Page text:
There is a charming article on game developer/programmer Jason Rohrer “The Video-Game Programmer Saving Our 21st-Century Souls” as part of their “best and brightest” of 2008 stories. Rohrer is clearly a poet and artist, sensibilities that manifest here through programming skills. Esquire is offering a free download and hosting of Rohrer’s new game “Between. ” It will, however, foil your antisocial urges to avoid social interaction, a common complaint among those who keep a running list of the evils of video gaming. “Between” has no single-player mode. I like that it draws attentions to the social nature of gaming. See how beautiful Rohrer’s synopsis is from the Esquire site:
You know exactly what you need to do — you can see it shimmering right there in front of you. You can see it while dreaming, too, and the difference has become subtle. Dreams wake into dreams, and people blend in and out: real characters and dream characters, all woven into the same script. Finally, they fade completely, and you’re alone in the expanse with the construction. With time, you feel something growing, a pinhole that eventually yawns into a deep ravine of longing. The construction languishes, though the expanse seems indifferent.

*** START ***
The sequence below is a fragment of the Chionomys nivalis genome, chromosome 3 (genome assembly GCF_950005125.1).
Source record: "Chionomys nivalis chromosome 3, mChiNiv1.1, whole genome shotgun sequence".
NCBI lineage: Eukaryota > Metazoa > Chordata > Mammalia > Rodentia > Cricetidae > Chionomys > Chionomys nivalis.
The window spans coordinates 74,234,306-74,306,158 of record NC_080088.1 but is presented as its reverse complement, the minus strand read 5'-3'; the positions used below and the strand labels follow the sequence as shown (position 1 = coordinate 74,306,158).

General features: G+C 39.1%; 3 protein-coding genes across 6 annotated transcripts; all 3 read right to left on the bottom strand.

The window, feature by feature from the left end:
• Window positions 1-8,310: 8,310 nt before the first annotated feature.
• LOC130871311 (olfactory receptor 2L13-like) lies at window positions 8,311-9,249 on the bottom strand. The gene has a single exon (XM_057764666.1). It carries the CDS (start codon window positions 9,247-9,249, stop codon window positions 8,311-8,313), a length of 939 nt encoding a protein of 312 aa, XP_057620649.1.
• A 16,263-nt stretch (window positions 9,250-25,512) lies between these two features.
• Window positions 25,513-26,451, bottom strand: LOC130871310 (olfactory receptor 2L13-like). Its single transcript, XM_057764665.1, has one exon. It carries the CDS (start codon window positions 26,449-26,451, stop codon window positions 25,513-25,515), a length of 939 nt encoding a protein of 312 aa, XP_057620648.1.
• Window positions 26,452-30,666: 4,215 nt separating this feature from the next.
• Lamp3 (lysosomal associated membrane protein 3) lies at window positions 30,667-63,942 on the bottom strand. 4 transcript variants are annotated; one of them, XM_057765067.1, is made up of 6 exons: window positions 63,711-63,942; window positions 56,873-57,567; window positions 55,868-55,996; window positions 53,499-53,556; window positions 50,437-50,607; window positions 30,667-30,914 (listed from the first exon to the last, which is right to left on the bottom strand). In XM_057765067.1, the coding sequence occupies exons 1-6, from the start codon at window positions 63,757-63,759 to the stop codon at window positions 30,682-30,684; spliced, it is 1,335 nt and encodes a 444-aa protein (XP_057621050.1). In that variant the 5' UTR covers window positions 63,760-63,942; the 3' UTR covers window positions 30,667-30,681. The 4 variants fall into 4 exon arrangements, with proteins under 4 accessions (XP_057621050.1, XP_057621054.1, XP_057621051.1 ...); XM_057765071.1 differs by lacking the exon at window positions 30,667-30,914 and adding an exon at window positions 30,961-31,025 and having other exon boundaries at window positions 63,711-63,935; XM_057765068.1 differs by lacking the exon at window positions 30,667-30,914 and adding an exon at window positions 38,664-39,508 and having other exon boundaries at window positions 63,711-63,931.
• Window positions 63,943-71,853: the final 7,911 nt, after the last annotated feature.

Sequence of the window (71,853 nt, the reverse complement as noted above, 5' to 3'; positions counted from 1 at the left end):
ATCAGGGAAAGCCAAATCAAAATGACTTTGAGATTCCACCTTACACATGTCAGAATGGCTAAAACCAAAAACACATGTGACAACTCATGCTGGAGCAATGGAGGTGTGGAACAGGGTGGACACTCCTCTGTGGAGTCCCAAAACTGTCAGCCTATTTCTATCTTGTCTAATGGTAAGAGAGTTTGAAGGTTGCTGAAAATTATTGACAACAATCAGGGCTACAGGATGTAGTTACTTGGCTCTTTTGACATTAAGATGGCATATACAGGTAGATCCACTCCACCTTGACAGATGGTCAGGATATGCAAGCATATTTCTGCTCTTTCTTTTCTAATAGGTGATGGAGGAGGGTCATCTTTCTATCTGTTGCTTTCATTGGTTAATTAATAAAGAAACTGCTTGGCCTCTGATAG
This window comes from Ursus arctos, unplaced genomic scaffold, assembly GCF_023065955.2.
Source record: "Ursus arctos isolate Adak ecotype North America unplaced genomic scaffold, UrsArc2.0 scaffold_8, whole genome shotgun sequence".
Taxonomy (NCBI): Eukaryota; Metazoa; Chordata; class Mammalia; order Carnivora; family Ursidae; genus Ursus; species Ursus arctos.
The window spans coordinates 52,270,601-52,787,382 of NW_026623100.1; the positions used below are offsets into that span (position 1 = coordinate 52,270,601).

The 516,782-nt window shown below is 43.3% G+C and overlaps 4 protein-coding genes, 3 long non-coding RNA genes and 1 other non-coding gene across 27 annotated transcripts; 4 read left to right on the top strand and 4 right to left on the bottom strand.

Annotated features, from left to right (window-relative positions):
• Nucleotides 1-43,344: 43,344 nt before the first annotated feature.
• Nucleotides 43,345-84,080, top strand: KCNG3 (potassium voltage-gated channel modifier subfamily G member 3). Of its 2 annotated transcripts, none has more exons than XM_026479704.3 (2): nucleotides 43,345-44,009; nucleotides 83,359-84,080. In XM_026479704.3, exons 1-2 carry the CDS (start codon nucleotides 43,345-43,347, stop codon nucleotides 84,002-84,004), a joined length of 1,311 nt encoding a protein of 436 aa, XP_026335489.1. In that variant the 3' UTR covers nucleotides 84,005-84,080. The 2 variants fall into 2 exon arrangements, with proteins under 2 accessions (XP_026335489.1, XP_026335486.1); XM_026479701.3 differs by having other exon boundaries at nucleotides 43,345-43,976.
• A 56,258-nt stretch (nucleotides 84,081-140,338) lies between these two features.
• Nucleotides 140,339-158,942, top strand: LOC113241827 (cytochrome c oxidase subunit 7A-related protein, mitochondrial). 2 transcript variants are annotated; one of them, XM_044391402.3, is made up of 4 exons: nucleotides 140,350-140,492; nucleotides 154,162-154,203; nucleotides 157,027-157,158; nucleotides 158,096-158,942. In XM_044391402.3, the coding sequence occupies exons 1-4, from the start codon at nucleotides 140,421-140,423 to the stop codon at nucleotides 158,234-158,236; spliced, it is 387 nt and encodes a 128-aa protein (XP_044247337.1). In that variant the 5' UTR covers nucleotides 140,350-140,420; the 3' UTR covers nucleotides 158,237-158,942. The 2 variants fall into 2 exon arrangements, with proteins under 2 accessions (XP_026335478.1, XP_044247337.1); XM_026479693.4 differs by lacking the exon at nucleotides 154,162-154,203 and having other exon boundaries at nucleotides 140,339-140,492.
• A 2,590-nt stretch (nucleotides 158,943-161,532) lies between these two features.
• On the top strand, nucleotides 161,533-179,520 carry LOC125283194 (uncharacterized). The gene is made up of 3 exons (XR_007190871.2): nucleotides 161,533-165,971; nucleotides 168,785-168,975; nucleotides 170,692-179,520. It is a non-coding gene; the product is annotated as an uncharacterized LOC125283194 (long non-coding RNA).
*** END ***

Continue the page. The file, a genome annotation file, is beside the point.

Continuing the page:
One night, in a dream, they appear: things that you clearly could not have conjured on your own. Not snowflakes. Not the self-similar forms of leaves. Not distant planets’ erosion networks as viewed through telescopes. Not those things that are beautifully external but lack the signatures of consciousness. These things that appear are ugly and non-procedural: indecipherable transmissions bubbling up through static, faded messages floating in bottles, and charcoal handprints on cave walls. Evidence has reached you through time of unknown duration and distance of unknown magnitude, but stale evidence is still evidence.
Somewhere, across whatever barriers stand between, is an other .